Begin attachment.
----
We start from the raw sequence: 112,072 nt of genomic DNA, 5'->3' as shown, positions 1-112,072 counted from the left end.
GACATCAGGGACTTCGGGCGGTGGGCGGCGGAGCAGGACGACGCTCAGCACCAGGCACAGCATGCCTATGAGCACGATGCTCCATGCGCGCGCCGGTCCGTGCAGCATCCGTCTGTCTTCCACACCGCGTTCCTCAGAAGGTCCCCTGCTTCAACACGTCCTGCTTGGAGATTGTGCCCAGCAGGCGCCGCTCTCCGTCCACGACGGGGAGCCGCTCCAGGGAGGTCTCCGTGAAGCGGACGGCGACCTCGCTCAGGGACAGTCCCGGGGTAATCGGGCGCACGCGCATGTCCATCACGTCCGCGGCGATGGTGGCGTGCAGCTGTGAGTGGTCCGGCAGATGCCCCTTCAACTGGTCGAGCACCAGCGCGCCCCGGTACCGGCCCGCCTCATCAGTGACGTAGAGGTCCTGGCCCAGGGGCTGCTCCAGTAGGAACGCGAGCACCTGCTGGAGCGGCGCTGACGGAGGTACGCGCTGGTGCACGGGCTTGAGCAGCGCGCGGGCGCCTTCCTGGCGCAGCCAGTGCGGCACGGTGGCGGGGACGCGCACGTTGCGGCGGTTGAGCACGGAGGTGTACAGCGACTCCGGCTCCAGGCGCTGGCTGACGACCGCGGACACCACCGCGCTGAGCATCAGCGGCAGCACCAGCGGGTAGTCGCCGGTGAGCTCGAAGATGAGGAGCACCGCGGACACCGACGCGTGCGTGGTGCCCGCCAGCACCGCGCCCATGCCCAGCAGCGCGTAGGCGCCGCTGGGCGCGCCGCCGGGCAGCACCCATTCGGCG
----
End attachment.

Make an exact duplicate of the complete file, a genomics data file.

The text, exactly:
We start from the raw sequence: 112,072 nt of genomic DNA, 5'->3' as shown, positions 1-112,072 counted from the left end.
GACATCAGGGACTTCGGGCGGTGGGCGGCGGAGCAGGACGACGCTCAGCACCAGGCACAGCATGCCTATGAGCACGATGCTCCATGCGCGCGCCGGTCCGTGCAGCATCCGTCTGTCTTCCACACCGCGTTCCTCAGAAGGTCCCCTGCTTCAACACGTCCTGCTTGGAGATTGTGCCCAGCAGGCGCCGCTCTCCGTCCACGACGGGGAGCCGCTCCAGGGAGGTCTCCGTGAAGCGGACGGCGACCTCGCTCAGGGACAGTCCCGGGGTAATCGGGCGCACGCGCATGTCCATCACGTCCGCGGCGATGGTGGCGTGCAGCTGTGAGTGGTCCGGCAGATGCCCCTTCAACTGGTCGAGCACCAGCGCGCCCCGGTACCGGCCCGCCTCATCAGTGACGTAGAGGTCCTGGCCCAGGGGCTGCTCCAGTAGGAACGCGAGCACCTGCTGGAGCGGCGCTGACGGAGGTACGCGCTGGTGCACGGGCTTGAGCAGCGCGCGGGCGCCTTCCTGGCGCAGCCAGTGCGGCACGGTGGCGGGGACGCGCACGTTGCGGCGGTTGAGCACGGAGGTGTACAGCGACTCCGGCTCCAGGCGCTGGCTGACGACCGCGGACACCACCGCGCTGAGCATCAGCGGCAGCACCAGCGGGTAGTCGCCGGTGAGCTCGAAGATGAGGAGCACCGCGGACACCGACGCGTGCGTGGTGCCCGCCAGCACCGCGCCCATGCCCAGCAGCGCGTAGGCGCCGCTGGGCGCGCCGCCGGGCAGCACCCATTCGGCG